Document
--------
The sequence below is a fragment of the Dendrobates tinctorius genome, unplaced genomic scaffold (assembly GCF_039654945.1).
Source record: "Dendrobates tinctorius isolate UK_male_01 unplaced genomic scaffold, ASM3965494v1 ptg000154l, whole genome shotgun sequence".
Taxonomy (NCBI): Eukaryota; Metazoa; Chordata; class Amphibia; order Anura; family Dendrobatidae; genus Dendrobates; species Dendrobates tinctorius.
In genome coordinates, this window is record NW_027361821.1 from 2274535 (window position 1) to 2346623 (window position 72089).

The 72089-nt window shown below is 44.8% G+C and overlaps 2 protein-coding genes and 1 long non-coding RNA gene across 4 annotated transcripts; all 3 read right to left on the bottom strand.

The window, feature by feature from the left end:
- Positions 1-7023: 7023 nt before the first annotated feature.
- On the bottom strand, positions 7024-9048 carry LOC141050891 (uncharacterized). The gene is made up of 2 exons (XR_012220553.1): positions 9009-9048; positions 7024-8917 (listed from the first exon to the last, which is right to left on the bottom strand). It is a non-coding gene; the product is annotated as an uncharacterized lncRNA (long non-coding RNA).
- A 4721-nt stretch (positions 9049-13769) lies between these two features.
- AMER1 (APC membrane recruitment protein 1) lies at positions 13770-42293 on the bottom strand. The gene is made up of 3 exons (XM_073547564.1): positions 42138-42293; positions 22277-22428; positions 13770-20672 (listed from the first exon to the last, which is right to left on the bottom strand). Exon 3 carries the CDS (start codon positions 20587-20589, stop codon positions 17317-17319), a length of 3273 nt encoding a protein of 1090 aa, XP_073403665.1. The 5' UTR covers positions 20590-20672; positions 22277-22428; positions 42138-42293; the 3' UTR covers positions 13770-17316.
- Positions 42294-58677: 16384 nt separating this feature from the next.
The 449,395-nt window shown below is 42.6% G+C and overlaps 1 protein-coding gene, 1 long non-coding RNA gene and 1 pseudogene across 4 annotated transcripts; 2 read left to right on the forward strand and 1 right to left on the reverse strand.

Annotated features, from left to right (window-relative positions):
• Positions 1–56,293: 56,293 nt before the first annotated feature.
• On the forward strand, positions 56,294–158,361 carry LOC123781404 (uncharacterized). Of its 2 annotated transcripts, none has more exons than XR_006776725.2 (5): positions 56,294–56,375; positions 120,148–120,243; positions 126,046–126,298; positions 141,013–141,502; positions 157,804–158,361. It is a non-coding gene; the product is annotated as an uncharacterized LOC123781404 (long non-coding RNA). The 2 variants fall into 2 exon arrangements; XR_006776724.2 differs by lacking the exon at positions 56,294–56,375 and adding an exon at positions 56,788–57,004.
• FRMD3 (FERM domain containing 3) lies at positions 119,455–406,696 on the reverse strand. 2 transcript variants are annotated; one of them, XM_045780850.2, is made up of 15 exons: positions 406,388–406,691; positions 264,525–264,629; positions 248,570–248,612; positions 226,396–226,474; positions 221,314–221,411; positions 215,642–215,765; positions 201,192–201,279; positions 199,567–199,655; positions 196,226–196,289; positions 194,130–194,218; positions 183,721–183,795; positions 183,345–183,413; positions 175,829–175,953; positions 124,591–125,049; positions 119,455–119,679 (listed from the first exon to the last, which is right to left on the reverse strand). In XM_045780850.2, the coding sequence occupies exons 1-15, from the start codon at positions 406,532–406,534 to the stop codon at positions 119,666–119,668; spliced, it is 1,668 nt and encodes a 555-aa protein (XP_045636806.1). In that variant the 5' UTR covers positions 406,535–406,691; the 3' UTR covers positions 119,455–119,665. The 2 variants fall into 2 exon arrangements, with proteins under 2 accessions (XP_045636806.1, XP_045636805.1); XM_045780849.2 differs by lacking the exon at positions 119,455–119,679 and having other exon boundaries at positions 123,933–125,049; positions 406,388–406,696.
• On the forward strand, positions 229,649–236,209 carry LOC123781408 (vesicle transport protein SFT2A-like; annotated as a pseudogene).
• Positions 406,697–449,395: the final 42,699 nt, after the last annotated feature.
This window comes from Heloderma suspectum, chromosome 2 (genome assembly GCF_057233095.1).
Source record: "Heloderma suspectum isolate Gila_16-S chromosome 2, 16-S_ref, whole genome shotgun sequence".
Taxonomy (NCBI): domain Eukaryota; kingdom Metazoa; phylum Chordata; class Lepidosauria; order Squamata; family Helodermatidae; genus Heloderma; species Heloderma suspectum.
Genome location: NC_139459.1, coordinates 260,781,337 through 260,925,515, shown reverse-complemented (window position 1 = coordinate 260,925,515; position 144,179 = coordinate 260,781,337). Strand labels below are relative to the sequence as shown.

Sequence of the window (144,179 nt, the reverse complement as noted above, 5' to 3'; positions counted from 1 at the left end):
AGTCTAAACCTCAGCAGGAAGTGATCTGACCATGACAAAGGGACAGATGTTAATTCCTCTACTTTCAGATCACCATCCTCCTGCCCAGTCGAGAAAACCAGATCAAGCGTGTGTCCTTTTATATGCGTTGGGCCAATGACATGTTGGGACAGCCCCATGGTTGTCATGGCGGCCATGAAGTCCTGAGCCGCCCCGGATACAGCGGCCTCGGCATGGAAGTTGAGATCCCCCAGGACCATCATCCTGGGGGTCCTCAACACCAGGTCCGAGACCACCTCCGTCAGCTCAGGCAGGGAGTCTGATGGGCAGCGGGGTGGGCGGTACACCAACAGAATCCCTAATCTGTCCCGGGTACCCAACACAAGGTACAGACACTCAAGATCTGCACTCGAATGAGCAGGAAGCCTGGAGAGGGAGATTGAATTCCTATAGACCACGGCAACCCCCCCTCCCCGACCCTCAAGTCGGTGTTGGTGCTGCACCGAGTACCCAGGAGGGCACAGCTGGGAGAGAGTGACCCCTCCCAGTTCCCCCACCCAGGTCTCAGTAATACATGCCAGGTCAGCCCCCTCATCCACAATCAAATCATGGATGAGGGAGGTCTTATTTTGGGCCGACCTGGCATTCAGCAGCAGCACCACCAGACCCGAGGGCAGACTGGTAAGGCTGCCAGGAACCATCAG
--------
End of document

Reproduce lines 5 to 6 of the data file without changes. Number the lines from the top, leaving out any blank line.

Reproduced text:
The 72089-nt window shown below is 44.8% G+C and overlaps 2 protein-coding genes and 1 long non-coding RNA gene across 4 annotated transcripts; all 3 read right to left on the bottom strand.

The window, feature by feature from the left end: